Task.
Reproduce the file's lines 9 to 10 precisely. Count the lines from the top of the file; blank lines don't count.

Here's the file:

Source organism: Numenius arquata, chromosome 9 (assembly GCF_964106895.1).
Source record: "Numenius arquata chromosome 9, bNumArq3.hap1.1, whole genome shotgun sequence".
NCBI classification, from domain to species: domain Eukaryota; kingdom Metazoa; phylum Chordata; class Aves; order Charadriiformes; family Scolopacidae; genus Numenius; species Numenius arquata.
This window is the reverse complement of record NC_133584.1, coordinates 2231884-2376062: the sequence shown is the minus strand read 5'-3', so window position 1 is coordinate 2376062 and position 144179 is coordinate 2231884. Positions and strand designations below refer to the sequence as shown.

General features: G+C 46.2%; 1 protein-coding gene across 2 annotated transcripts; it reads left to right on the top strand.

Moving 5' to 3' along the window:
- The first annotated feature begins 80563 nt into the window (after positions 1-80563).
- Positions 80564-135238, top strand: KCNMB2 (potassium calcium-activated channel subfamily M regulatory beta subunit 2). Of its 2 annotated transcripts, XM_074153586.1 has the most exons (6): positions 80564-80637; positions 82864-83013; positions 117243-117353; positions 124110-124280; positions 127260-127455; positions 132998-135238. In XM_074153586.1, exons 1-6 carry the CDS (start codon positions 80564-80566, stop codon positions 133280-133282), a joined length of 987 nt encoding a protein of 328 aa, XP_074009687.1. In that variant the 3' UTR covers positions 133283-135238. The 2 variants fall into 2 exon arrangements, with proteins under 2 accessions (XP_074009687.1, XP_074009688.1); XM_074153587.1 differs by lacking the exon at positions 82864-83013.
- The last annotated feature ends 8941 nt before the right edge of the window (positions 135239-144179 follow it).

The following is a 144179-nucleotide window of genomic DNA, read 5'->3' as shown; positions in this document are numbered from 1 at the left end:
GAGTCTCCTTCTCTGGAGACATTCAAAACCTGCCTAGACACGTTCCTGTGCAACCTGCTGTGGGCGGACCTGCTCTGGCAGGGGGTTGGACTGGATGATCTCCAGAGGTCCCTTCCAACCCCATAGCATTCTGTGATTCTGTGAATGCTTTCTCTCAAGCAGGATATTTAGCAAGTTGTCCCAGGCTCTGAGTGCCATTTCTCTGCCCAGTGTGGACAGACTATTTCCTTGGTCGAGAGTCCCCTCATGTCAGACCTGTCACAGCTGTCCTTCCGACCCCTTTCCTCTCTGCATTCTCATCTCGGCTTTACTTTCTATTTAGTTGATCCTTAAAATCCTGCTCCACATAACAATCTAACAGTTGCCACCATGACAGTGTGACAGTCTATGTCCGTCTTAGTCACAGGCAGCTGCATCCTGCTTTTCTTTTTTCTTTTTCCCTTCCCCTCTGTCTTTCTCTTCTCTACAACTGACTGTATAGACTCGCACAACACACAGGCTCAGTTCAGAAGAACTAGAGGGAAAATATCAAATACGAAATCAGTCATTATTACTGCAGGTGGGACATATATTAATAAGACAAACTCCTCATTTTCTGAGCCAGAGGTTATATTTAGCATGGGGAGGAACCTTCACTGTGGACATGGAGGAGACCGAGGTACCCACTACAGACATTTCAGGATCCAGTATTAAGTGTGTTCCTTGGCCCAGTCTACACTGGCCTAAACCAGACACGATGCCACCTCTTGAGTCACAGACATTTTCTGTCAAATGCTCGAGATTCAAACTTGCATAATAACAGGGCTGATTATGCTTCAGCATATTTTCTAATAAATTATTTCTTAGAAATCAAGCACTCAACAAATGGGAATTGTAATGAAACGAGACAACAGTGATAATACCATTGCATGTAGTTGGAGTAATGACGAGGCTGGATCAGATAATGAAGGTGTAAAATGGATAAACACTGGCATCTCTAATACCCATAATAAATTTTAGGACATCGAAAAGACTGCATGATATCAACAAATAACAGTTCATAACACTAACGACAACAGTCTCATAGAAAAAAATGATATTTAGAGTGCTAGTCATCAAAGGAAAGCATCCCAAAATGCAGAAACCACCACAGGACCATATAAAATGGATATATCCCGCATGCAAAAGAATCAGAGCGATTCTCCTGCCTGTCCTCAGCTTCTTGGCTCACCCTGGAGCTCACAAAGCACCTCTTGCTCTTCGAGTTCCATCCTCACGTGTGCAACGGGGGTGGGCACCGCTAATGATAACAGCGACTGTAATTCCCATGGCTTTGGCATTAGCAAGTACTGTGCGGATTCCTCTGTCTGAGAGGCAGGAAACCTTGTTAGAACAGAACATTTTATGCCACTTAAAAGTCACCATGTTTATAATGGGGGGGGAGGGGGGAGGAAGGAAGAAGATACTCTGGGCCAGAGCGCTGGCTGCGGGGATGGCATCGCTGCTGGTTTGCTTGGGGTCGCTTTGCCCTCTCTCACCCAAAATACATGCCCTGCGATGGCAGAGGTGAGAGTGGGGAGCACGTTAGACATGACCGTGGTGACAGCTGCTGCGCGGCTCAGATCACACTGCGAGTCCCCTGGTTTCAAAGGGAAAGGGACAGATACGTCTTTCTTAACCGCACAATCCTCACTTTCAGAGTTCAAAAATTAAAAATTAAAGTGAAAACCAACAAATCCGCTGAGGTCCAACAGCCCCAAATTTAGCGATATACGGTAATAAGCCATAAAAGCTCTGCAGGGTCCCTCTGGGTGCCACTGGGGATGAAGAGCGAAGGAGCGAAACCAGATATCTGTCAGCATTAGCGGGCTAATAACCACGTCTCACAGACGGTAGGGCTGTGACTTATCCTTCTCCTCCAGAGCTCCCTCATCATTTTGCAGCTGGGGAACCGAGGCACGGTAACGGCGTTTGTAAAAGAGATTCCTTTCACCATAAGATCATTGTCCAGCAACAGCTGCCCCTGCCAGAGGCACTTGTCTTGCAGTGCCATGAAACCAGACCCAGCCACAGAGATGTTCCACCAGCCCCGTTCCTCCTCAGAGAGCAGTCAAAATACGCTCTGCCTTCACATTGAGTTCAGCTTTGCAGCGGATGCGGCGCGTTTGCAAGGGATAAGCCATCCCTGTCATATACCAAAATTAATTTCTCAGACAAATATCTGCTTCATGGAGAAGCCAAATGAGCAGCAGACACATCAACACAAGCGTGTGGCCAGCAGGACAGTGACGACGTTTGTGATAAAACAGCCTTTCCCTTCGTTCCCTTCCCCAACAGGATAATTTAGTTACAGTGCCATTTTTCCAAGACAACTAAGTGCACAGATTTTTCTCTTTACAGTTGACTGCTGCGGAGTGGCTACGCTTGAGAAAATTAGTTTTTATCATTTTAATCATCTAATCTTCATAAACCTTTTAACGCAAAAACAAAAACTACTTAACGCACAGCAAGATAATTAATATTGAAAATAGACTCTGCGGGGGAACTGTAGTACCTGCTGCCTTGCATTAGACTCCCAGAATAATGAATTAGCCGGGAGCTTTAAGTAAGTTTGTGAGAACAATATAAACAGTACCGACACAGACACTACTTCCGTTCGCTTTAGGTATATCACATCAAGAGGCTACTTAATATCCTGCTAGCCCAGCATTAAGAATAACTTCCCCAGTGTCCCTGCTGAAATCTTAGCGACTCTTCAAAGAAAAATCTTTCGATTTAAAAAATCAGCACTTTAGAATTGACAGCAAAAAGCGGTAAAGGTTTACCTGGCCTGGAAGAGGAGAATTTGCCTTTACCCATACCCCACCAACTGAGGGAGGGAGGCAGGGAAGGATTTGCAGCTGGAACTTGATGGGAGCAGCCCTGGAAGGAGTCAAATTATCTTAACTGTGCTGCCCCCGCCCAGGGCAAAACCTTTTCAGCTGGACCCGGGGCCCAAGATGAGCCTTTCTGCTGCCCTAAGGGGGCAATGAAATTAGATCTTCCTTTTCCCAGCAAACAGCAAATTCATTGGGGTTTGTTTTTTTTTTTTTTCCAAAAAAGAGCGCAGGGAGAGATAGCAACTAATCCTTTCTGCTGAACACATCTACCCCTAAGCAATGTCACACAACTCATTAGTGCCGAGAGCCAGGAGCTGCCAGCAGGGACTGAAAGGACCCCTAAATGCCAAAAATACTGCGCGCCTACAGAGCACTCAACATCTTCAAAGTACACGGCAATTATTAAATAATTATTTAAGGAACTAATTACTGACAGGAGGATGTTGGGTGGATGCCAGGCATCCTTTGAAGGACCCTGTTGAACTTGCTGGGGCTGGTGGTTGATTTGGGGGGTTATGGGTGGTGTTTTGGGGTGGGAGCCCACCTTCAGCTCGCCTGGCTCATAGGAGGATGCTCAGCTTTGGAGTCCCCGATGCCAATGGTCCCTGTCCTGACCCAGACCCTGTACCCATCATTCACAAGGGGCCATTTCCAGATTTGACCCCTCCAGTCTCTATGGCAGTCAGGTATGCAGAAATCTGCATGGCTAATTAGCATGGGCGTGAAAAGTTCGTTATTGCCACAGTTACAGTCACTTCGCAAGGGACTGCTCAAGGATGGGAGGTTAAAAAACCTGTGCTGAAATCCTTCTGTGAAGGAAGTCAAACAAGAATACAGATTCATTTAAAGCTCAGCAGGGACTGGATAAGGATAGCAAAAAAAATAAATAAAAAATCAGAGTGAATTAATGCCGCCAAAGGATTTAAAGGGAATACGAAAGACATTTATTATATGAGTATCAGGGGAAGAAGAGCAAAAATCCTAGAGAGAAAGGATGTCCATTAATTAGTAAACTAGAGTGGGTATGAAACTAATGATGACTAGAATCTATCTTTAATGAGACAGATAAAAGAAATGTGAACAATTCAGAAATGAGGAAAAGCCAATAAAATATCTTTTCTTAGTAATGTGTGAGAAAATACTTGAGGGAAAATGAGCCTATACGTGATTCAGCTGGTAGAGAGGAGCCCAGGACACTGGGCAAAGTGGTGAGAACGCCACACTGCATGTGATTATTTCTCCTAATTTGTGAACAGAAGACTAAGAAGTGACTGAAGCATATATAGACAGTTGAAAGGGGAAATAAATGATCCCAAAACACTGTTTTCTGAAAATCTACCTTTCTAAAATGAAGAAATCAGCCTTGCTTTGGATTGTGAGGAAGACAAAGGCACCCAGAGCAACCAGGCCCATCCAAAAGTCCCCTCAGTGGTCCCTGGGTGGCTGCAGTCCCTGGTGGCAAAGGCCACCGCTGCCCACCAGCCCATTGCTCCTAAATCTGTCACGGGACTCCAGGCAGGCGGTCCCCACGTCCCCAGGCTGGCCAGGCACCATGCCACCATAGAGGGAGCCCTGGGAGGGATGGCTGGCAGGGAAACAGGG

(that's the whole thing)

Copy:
- The last annotated feature ends 8941 nt before the right edge of the window (positions 135239-144179 follow it).

The following is a 144179-nucleotide window of genomic DNA, read 5'->3' as shown; positions in this document are numbered from 1 at the left end: